Battlefields. Bridges. Old trash pits. Post-World War II neighborhoods. Stone tools made by Native Americans 12,000 years ago. These are examples of culture resources: physical evidence of human activities, a look back at an area’s history and heritage.

In the United States, legislation — such as Section 106 of the National Historic Preservation Act — requires projects receiving federal funding, in need of federal permit review, or located on federal land to undergo a cultural resources review prior to approval. State agencies, townships, or local review boards may also require consultation with the state historic preservation office (SHPO) prior to granting land-use approvals and environmental permits for certain projects. In some cases, field studies and reporting may be required.

Early consultation to determine your cultural resource needs is essential to help ensure the timely, successful completion of your project. RETTEW’s skilled, in-house team of archaeologists and architectural historians will work with you to determine whether cultural resources requirements apply to your project, identify potential resources that could be affected, and integrate any necessary cultural resources studies into your overall permitting schedule. Our archaeological services help identify and evaluate significant above-ground historic resources, from buildings to landscapes. Through this fieldwork and reporting, we help ensure your project receives the green light it needs without impacting your timeline.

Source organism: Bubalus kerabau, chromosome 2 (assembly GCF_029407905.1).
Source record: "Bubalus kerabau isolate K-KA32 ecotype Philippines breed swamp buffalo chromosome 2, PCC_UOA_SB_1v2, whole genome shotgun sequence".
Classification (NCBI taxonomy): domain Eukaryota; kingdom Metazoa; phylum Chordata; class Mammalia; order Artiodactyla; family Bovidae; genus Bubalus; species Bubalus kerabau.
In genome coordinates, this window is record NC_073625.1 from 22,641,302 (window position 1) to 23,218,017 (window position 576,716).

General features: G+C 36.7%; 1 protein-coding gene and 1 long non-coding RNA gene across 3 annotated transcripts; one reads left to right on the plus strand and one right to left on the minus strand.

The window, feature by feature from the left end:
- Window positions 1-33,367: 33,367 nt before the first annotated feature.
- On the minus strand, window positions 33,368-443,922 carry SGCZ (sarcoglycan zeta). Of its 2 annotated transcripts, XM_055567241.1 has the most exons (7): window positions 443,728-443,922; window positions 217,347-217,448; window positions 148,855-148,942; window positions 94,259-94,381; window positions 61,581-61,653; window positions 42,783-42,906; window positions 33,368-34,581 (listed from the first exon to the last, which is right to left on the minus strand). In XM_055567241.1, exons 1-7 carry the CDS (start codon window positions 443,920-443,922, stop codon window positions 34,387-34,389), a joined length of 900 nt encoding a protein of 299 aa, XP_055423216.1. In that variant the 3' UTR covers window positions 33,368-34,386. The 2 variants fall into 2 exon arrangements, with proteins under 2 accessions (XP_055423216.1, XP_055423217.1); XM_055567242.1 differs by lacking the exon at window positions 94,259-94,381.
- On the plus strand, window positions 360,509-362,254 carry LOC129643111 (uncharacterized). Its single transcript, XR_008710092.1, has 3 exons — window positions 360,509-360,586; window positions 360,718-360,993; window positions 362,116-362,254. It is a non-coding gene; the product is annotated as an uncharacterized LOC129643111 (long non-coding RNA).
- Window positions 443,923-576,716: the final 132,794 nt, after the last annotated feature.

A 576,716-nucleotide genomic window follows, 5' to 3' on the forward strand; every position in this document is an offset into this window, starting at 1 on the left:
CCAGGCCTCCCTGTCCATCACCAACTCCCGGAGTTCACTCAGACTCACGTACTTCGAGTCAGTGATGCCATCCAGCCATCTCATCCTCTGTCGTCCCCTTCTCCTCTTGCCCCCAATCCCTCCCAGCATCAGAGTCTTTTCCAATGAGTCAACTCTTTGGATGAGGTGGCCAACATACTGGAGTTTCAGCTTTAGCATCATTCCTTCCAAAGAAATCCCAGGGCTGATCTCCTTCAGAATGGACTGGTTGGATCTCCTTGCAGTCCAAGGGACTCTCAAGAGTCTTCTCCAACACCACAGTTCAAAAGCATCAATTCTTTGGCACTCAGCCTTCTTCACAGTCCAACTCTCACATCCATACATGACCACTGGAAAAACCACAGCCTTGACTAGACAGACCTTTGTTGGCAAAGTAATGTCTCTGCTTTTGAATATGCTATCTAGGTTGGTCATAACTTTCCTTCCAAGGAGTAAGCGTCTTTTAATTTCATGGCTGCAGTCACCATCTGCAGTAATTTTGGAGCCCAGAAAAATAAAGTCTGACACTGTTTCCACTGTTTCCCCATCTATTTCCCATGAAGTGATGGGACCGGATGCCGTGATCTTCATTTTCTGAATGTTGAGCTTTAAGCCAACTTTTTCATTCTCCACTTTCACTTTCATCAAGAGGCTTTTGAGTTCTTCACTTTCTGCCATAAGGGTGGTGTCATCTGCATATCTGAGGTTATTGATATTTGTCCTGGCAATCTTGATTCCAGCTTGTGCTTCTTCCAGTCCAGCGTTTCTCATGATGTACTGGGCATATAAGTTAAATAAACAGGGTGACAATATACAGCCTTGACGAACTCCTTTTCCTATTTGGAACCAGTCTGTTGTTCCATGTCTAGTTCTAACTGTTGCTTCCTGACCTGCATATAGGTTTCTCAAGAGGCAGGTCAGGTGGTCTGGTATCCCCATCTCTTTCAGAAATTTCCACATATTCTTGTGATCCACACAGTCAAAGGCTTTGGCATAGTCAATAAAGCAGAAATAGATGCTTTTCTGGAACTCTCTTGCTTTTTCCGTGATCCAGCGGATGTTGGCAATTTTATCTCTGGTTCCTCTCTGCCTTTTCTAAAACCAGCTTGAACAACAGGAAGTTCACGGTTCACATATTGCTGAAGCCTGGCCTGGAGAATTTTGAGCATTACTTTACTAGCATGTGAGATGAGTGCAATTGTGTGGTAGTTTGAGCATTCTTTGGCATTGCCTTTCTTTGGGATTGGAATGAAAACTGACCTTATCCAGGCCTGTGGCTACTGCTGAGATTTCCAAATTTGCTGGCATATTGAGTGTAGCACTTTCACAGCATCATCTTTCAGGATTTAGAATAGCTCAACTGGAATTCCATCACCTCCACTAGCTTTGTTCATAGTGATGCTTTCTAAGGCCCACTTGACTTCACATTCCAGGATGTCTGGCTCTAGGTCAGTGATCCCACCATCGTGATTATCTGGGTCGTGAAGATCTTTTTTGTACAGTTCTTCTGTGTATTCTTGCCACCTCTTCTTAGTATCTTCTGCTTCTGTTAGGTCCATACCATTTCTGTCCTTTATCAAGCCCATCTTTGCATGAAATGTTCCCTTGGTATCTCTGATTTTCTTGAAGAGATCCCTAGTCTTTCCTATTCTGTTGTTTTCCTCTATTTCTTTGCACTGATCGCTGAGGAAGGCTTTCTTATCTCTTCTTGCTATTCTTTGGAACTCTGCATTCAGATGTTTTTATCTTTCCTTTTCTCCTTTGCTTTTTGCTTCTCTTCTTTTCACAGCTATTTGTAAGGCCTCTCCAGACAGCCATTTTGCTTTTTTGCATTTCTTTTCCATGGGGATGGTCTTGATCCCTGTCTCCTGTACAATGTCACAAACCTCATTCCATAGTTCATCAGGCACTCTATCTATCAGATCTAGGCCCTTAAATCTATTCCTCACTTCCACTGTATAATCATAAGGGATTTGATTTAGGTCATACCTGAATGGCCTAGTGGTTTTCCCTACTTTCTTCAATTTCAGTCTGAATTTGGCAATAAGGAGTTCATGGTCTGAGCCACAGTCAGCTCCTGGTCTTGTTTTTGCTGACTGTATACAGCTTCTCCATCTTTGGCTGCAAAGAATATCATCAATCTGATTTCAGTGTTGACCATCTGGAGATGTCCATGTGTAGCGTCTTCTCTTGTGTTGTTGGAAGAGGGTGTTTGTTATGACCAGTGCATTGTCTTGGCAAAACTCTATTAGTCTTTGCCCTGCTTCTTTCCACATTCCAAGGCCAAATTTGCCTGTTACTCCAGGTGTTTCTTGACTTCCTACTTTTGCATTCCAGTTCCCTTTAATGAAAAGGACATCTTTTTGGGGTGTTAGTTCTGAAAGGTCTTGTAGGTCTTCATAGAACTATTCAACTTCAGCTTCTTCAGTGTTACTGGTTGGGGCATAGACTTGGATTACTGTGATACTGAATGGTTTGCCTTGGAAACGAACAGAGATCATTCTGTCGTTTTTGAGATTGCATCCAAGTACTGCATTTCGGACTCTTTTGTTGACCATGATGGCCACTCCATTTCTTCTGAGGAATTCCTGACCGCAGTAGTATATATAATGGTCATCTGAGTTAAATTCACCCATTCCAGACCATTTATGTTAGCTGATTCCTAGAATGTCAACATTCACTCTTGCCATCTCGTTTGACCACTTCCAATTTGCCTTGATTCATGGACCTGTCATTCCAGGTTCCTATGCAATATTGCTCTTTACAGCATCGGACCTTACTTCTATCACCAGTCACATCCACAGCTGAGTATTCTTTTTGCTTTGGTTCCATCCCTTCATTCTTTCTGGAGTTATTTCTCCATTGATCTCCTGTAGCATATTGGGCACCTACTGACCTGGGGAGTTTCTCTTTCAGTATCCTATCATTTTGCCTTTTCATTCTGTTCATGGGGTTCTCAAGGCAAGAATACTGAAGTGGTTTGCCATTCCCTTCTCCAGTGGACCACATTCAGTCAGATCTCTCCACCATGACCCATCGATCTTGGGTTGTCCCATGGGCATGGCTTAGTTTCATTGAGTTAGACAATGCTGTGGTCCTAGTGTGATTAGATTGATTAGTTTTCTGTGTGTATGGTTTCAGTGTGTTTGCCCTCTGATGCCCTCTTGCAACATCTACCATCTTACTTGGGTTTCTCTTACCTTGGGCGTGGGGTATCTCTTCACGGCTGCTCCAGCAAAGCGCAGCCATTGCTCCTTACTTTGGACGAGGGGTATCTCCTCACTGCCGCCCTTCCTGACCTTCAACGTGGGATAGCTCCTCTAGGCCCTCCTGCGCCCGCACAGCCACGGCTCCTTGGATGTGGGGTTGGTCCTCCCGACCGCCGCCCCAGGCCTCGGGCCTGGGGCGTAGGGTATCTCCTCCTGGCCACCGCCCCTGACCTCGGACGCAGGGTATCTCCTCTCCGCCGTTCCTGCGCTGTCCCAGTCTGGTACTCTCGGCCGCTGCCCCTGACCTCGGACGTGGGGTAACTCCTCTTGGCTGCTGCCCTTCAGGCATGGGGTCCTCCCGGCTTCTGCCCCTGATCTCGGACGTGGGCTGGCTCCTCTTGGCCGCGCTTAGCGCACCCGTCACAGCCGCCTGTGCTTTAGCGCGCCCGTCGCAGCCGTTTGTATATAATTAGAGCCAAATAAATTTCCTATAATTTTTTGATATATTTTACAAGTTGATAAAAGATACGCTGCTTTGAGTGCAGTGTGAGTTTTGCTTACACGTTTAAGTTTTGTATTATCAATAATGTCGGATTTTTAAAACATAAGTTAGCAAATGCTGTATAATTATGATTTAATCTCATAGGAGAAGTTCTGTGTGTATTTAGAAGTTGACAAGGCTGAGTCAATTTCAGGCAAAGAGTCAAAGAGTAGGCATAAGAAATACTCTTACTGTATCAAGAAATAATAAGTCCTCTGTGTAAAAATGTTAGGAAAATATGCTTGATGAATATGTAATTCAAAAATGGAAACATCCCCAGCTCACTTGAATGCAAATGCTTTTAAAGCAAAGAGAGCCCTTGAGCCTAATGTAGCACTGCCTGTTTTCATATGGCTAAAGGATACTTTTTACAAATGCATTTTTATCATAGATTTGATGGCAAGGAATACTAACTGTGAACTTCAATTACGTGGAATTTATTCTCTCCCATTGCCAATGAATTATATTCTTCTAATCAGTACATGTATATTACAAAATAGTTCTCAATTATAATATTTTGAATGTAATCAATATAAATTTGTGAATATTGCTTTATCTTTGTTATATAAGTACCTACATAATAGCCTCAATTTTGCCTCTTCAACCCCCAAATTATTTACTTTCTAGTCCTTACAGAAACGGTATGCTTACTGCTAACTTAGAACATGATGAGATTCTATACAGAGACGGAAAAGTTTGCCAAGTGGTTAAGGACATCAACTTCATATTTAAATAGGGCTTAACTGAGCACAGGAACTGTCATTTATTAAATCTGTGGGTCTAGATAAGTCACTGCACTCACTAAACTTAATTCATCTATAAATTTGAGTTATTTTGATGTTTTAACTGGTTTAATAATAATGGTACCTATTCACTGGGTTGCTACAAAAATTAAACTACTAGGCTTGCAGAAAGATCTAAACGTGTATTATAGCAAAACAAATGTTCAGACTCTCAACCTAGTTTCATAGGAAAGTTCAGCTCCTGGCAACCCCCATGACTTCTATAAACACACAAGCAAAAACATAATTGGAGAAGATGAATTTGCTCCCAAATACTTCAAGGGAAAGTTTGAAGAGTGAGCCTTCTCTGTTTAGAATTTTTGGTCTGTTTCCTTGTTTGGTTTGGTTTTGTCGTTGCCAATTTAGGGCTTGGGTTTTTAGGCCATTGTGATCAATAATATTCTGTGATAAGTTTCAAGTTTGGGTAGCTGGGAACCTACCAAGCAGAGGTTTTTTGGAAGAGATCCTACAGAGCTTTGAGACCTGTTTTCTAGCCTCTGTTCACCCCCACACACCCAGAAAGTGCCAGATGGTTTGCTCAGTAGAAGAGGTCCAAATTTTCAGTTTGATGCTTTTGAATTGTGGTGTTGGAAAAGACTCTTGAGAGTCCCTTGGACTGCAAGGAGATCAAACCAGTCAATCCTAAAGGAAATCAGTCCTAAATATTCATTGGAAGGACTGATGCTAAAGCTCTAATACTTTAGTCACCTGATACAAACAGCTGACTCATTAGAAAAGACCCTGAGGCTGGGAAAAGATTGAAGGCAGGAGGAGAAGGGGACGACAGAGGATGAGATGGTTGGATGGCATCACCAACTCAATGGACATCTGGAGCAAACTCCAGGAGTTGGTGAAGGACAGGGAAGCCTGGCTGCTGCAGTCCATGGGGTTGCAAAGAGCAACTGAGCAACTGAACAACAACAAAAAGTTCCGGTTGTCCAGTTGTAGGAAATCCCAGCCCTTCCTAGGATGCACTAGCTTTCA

On an environmental assessment and land release project, your folks stayed with it as each obstacle presented itself. – Frank Kulka, Acting Director, Airport Planning and Development, Lehigh Valley International Airport

RETTEW’s cultural resources team successfully balances client needs with preservation requirements. The senior members of our staff exceed the federal qualification standards for prehistoric archaeology, historic archaeology, and architectural history, and our specialists are experienced in laboratory analysis, curation, architectural conservation, geophysics, and the identification of human skeletal remains. Our well-established relationships with SHPOs and regulatory agencies, as well as our in-depth knowledge of the review process allow us to complete investigations and obtain required approvals in a seamless, timely manner.

Individualized service.

We’ll work with you to determine the required level of effort and best course of action for your specific project and timeline. If significant cultural resources may be affected by your project, we can help you create a design to avoid or minimize effects, or provide guidance that may allow you to take advantage of historic preservation tax credits. Our cultural resources team works in tandem with other environmental and engineering experts at RETTEW to provide solutions to any challenges unique to your project, keeping your project moving forward, on schedule and within budget.

Cultural Resources Specialties:

  • Archaeological Monitoring
  • Architectural Conservation
  • Artifact Analysis and Curation
  • Desktop Review
  • Determination of National Register Eligibility
  • Evaluation of Effects
  • Geomorphological Investigations
  • Grant Writing
  • Historic Research
  • Historic Resource and Archaeological Surveys
  • Historic Structure Reports and Preservation Plans
  • Public Involvement and Education
  • Memoranda of Agreements (MOAs)/Programmatic Agreements (PAs)
  • Mitigation/Data Recovery
  • State Historic Preservation Office and Regulatory Agency Coordination
  • Section 4(f) Evaluations
  • Viewshed Analysis